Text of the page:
It is in those communities where more than 99% of the world’s poor will live out their lives, regardless of what rich countries do about immigration. That is where effective and, thus, ethically sound humanitarianism must be directed.

Years ago, I developed a little presentation with gumballs to help a junior high social studies class analyze this issue. I held up a huge bottle with 4,600 gumballs, each representing approximately one million people in the world who are more impoverished than the average Mexican (4.6 billion). I then removed a single gumball. This represented the one million legal immigrants the U.S. has taken in an average year since 1990.

The students had no trouble getting the point: As a humanitarian program for the world’s poor, immigration is pitifully ineffective for nearly everybody it is supposed to help.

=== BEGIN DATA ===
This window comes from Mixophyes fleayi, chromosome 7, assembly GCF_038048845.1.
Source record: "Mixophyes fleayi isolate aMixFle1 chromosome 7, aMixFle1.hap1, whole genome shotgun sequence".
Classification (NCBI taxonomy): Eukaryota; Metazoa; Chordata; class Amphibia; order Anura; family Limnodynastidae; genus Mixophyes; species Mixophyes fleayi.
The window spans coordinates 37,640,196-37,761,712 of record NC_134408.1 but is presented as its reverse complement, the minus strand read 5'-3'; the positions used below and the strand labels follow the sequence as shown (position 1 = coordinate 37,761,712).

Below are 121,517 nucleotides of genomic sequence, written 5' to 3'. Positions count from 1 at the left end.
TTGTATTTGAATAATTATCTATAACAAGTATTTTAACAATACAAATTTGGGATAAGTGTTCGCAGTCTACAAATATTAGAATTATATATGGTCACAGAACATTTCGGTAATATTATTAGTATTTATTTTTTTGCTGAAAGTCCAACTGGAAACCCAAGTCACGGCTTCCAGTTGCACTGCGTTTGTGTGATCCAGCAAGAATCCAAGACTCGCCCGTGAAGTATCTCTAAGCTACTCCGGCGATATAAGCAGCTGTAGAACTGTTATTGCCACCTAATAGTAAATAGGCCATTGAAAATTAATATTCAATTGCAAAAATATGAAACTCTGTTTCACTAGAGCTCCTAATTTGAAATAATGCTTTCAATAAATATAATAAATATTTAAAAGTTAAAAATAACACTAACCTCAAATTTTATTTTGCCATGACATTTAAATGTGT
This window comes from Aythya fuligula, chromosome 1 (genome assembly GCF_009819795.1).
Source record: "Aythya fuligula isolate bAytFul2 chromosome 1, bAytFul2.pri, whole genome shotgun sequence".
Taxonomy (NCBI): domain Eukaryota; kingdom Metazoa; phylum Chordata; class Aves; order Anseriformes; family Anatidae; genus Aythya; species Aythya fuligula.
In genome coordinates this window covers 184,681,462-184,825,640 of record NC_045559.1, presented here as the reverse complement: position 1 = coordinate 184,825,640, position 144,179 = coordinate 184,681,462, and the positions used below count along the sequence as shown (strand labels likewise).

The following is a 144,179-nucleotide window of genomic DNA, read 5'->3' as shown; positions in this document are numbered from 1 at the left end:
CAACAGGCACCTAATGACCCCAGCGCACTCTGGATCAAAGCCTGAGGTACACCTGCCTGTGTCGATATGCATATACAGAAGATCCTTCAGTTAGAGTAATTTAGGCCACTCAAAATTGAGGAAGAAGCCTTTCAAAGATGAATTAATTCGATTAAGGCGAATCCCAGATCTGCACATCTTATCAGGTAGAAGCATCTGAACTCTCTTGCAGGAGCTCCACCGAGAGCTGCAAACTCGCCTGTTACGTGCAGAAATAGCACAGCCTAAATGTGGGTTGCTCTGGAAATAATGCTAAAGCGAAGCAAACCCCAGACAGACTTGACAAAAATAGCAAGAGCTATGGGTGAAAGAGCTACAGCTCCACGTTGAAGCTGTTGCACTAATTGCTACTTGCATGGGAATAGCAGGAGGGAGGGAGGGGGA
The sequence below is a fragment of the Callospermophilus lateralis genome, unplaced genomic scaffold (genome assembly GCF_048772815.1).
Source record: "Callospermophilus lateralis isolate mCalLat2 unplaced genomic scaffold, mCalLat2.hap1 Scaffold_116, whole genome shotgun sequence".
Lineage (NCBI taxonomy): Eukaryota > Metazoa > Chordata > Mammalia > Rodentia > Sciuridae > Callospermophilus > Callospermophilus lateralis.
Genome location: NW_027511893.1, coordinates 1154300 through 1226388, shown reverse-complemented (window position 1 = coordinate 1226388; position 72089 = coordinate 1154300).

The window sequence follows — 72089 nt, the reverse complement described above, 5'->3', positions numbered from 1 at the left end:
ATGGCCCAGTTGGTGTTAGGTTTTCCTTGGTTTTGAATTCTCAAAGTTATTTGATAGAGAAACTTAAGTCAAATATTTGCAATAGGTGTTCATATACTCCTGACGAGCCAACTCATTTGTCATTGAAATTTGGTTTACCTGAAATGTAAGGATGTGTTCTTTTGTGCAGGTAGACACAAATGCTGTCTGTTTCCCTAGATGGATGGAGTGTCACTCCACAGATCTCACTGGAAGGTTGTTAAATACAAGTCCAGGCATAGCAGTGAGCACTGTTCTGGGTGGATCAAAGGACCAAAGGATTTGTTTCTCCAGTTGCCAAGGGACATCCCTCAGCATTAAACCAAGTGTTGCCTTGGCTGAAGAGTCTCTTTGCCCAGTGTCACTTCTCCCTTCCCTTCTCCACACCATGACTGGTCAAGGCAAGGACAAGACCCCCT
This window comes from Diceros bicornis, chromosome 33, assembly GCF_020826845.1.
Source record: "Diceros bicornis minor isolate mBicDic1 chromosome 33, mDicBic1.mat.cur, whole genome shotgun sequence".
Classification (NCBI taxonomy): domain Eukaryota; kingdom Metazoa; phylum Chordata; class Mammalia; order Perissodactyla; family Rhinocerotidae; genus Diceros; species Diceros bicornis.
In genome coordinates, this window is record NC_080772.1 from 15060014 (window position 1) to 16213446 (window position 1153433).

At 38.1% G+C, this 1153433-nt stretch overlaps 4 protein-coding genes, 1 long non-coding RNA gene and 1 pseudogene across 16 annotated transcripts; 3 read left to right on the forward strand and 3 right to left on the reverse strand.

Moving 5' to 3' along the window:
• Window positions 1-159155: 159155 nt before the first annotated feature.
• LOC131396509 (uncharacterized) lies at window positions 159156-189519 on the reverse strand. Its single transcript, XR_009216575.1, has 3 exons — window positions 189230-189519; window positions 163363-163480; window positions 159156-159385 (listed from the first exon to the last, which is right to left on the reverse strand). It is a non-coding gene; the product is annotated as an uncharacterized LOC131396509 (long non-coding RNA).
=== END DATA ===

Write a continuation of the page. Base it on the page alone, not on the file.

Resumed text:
The world's poor will not find hope in those who migrate, but in those who remain and bloom where they are planted. Heroism and courage is found among those leveraging every bit of good will and appropriate investment from outside to provide home-grown quality of life improvements."

10 comments:

Lupita said...

i As a humanitarian program for the world’s poor, immigration is pitifully ineffective

Your trying to convince middle schoolers that the US cannot solve world poverty reminded me of James Baker and his recently published ten maxims for American policymakers. Maxim number 2: The US is not omnipotent.

I think Americans are having trouble focusing lately.

Lupita said...